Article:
The European Central Bank was today reported to be buying Spanish bonds in a bid to bring the interest rate down as it did with Italian bonds.
On the markets the FTSE 100 opened down 1.8pc. RBS the biggest faller, off 5pc. Spain's IBEX was down 1.5pc and Italy's MIB was down 1.4pc. Germany's DAX was down 1.7pc, France's CAC was down 2.1pc. France has banned short-selling on shares for a further three months.
Greece is set to announce its new prime minister today, but for all the continuing drama and nail-biting over the state of Greece, the country's economy represents only a tiny fraction of the gross domestic product (GDP) of the 17 eurozone countries.
Italy, on the other hand, is the third largest economy in Europe.
"If it goes the way of Greece, it will be impossible to bail it out," said one EU official.
"To use the latest glib phrase, Italy is too big to fail - but it could."
Italian Prime Minister Silvio Berlusconi will step down "within a few days" the country's president Giorgio Napolitano announced this morning.
“Within a short time either a new government will be formed... or parliament will be dissolved to immediately begin an electoral campaign,” he said.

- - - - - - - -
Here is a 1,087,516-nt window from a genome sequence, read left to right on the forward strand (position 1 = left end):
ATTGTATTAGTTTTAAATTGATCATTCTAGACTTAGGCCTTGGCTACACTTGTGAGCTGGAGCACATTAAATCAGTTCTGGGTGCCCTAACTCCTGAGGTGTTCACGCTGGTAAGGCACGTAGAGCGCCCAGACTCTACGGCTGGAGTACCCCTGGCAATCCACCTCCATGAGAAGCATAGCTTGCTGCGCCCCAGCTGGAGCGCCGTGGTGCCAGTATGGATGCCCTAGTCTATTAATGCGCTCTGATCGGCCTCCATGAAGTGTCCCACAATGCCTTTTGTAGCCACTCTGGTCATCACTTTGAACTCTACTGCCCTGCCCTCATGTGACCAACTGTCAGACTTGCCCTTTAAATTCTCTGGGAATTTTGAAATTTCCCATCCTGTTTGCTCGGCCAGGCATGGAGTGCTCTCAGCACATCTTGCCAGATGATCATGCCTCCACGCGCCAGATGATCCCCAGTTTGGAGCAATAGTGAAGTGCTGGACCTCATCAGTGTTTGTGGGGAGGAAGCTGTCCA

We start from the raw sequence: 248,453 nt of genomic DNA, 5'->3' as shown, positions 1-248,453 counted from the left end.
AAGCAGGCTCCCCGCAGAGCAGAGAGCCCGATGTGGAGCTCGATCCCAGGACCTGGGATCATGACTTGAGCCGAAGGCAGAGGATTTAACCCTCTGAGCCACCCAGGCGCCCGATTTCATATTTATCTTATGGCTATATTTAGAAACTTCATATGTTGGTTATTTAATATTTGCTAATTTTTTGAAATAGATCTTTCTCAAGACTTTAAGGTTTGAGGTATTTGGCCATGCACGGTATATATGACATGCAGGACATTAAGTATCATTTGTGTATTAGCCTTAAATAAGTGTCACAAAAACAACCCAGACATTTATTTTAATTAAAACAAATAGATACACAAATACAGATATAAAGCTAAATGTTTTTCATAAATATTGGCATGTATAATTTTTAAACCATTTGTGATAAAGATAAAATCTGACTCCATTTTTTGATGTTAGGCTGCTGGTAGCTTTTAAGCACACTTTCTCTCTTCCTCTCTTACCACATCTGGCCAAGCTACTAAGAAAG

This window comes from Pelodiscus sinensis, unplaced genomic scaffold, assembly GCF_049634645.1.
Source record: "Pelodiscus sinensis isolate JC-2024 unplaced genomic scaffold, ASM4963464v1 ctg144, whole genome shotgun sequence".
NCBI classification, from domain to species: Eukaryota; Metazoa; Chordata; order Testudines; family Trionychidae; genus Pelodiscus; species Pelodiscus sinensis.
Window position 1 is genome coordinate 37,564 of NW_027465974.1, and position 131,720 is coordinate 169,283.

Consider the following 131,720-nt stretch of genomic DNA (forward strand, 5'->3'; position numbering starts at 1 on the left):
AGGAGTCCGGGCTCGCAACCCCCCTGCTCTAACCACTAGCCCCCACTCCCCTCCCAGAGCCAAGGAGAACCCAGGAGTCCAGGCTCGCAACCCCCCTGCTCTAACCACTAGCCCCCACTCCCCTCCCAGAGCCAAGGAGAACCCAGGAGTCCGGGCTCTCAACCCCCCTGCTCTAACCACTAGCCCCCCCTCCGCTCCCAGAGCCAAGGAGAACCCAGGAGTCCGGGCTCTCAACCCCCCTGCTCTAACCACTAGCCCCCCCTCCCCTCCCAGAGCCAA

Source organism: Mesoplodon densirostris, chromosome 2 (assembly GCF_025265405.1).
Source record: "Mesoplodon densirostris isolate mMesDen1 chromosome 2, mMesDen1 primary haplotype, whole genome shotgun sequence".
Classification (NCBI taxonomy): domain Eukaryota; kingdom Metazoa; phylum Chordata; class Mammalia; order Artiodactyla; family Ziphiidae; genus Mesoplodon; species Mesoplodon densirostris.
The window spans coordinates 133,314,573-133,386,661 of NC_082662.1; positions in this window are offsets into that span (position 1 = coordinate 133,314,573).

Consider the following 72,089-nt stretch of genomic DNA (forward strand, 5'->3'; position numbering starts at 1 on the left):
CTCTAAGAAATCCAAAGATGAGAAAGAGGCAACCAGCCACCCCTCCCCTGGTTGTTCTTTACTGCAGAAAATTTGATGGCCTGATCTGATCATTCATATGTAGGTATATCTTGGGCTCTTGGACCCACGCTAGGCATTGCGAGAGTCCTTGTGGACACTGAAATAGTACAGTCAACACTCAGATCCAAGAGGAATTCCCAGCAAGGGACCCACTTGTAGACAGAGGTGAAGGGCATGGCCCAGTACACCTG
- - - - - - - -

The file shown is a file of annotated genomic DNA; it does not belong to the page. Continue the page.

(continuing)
The BBC's business editor Robert Peston stressed that even a little bit of give by Germany would take the pressure off Italy: “This all comes back to Germany. It can at least take the crisis down a few notches by saying it's prepared to commit some of its substantial resources. a statement of that sort would be immensely helpful.
“Today we've seen contagion to the implied price of Spain and France to borrow - there is a genuine risk that the eurozone is unraveling before our eyes and it's down to Germany to prevent that,” he said.
Concern rose yesterday as Italy's borrowing cost reached a new high, with interest rates above 7pc being demanded.
The interest rate jumps reflect continuing uncertainty over the fate of the government and the economy, with prime minister Silvio Berlusconi insisting on hanging on in power until austerity measures are in place.
Officials in Brussels say he failed to heed economic warnings early enough and should go immediately - not least because a false rumour earlier this week that he had quit made markets soar.
A 7pc borrowing charge was the point at which bailouts were required for Greece, Ireland and Portugal - but the sums required to prop up the Italian economy would be in a different league altogether.